India’s ineffective blame game on Pulwama – Durdana Najam

The Pulwama attack has exposed new fissures in India-Pakistan relations. Just as the news about the gruesome killing of 44 paramilitary forces was unfolding in the Indian occupied Kashmir, the Indian media, in grip of ultra-nationalist sentiments, not only accused Pakistan for conducting the ghastly act, but also demanded from the Indian government “a matching and befitting response” against Pakistan. 

Going overboard in their reaction, the politicians, cutting across ideological lines, frothed a similar anger. The only sensible voice in this chorus was of the former Chief Minister Jammu & Kashmir, Farooq Abdullah, who reprimanded a young journalist for falling into the inadvertent blame game of accusing Pakistan without knowing the ground realities in Kashmir. 

He made correct assessments on the Kashmir issue: One, the insurgency in Kashmir was indigenous and not entirely dependent on Pakistan. Two, India rather than talking to the Kashmiris was using force to quell dissent. Three, guns will not unravel the Kashmir conundrum.

As the cacophony of pushing Pakistan to the wall continued, another fit of anger from the Indian policy makers hit the headlines: India withdrew the Most Favoured Nation (MFN) status from Pakistan. 

It has remained a pattern. Any in case of an attack on the Indian soil, Pakistan is suspected of plotting the attack. In another pattern, the international community too joins India on its ride of self-pity, without demanding concrete evidence of Pakistani involvement from India.

Here, Pakistan is not only blamed for carrying out the Pulwama attack, but the jury is also out on giving Pakistan the taste of its own medicine. The US Ambassador in Pakistan met with Pakistan foreign office personnel with an advice to restrain the non-state actors from infiltrating into Kashmir. In yet another pattern, the video released on social media, allegedly by Jash-e-Muhammad, the outfit having taken the responsibility for the attack, has been instantly accepted as “hard evidence”.   

Ideally, the self-confession video of a young boy surrounded by arms and heavy guns should have shaken India out of its slumber and seeing where its youth is heading. After all, when India claims Kashmir to be its Atoot ang (the indispensable part), the Kashmiris, irrespective of their caste, creed and religion, are a responsibility of the state of India.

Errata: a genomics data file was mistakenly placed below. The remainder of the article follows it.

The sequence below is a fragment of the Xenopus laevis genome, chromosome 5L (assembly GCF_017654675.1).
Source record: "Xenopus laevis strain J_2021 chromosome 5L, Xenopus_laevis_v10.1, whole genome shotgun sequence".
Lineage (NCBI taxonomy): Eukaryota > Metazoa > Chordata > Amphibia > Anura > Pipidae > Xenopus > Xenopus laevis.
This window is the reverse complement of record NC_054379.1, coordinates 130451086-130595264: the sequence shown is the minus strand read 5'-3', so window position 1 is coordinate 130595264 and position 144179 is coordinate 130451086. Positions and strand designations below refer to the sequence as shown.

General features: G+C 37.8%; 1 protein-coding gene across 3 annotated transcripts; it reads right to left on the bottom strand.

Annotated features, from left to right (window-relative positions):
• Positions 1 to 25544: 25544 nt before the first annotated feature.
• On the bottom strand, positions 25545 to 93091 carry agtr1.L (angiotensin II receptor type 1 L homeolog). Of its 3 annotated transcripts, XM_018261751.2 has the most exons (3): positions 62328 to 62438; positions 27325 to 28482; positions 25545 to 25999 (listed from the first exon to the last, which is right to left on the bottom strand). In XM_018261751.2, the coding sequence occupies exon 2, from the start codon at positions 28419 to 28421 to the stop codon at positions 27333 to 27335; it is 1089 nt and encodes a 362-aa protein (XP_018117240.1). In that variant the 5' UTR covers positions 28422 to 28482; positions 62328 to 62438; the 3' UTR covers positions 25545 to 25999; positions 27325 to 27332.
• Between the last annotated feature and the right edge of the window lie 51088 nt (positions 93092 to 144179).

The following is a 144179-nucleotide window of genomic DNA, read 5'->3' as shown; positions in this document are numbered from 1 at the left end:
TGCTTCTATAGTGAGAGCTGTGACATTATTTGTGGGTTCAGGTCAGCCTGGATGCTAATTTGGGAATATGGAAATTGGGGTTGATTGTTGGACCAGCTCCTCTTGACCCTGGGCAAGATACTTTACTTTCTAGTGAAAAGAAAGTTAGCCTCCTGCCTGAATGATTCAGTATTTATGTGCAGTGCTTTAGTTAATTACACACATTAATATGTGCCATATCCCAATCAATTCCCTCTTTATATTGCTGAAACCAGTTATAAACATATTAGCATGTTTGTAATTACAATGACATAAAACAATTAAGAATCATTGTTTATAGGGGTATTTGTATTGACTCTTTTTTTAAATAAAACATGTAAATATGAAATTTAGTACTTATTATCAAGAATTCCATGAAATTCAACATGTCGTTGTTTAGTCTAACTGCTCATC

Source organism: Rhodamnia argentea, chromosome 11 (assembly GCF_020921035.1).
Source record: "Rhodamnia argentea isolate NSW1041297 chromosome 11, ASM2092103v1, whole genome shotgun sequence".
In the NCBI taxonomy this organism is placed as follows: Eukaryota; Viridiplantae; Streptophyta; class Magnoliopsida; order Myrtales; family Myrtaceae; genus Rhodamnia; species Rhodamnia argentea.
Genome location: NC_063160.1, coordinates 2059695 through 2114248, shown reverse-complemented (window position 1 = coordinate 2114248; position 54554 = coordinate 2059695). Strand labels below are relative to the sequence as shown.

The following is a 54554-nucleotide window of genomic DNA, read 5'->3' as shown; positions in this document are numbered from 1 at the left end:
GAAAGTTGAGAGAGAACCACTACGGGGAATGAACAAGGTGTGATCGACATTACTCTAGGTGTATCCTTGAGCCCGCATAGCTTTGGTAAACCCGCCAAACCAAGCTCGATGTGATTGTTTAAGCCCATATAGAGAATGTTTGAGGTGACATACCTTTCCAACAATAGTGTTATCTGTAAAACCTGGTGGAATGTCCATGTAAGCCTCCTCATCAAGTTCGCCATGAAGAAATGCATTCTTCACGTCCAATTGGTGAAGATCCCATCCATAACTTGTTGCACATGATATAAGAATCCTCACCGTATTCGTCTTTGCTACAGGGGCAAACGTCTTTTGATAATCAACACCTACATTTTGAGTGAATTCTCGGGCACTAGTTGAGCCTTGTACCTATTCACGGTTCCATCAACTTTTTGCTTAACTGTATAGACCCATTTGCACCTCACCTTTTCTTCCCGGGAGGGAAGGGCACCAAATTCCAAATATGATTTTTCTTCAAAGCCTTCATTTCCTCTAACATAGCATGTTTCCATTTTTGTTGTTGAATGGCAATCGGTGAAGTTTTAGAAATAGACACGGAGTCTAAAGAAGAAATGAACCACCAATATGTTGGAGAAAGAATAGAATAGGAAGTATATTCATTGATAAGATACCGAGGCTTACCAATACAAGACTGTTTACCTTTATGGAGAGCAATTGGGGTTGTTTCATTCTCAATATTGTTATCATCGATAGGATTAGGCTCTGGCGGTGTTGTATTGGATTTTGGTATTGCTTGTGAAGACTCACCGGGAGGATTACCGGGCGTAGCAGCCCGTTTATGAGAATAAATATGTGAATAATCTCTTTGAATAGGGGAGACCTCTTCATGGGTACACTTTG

Will India ever understand that Kashmir is not merely the name of a territory, and that a territory is just a meaningless piece of land without citizens? 

Let us brave the fact that the aspirations, the dreams and the will of the indigenous population always win at the end of the day. Let us face the reality that by throwing the Taliban-induced insurgency in Afghanistan into Pakistan’s basket, the US could not for too long turn its eyes from the real issue of returning the ownership of Afghanistan to where it belongs.

Kashmir is a disputed territory between India and Pakistan and the resolution lies in understanding what the locals want from both the countries. But what has India chosen to do? Shut down the remaining doors of interaction with Pakistan. Whether its stubbornness or a calculated move, this policy of focusing on isolating Pakistan, rather than on the suffering of the Kashmiris that led to the Pulwama attack, will backfire. The message received by Kashmiri freedom fighters is of a state still bent on using the muscular side of its brain instead of where the wisdom lies.   

Of late, South Asia has been in the grip of arms race and with this new episode it might get fierce. Recently, in October 2018, India has signed a deal with Russia to buy five S-400 missile systems worth US $ 5.4 billion, one of the biggest defence deals in Indian history. By the time this missile system is delivered in 2020, Pakistan might as well have developed a counter strategy to balance power against India. 

China has already agreed to sell Pakistan 48 military grade drones. According to Pakistan’s National Command Authority, Pakistan’s Ababeel missile, a Multiple Independently Targetable  Reentry Vehicles (MIRV), is equipped to counter the Ballistic Missile Defence System of India. In a similar attempt to enhance its second strike capability, India has launched its first domestically built nuclear-powered submarine. Pakistan has vowed to counter this move as well.

In the perfect analogy of bullet versus butter, what would have been left for the development of the poor, who are in millions in India, after spending $2 billion into building Arihant, the nuclear power submarine? And Pakistan too, on the cusp of a balance of payment crisis, would also have to leave its own millions in the swamp of poverty to balance the power equation.  

Sooner or later, there will be a solution to Kashmir with Pakistan on board. The moderate and liberal voices in India, from within and outside, have pressed Delhi to take the dialogue route with Pakistan. But India has been rejecting Pakistan’s every overture to interact. The Composite Dialogue offered the perfect methodology of incrementally reaching a solution to contentious issues, but India has stalled the process because it wants to about “terrorism” before talking on any other issue. 

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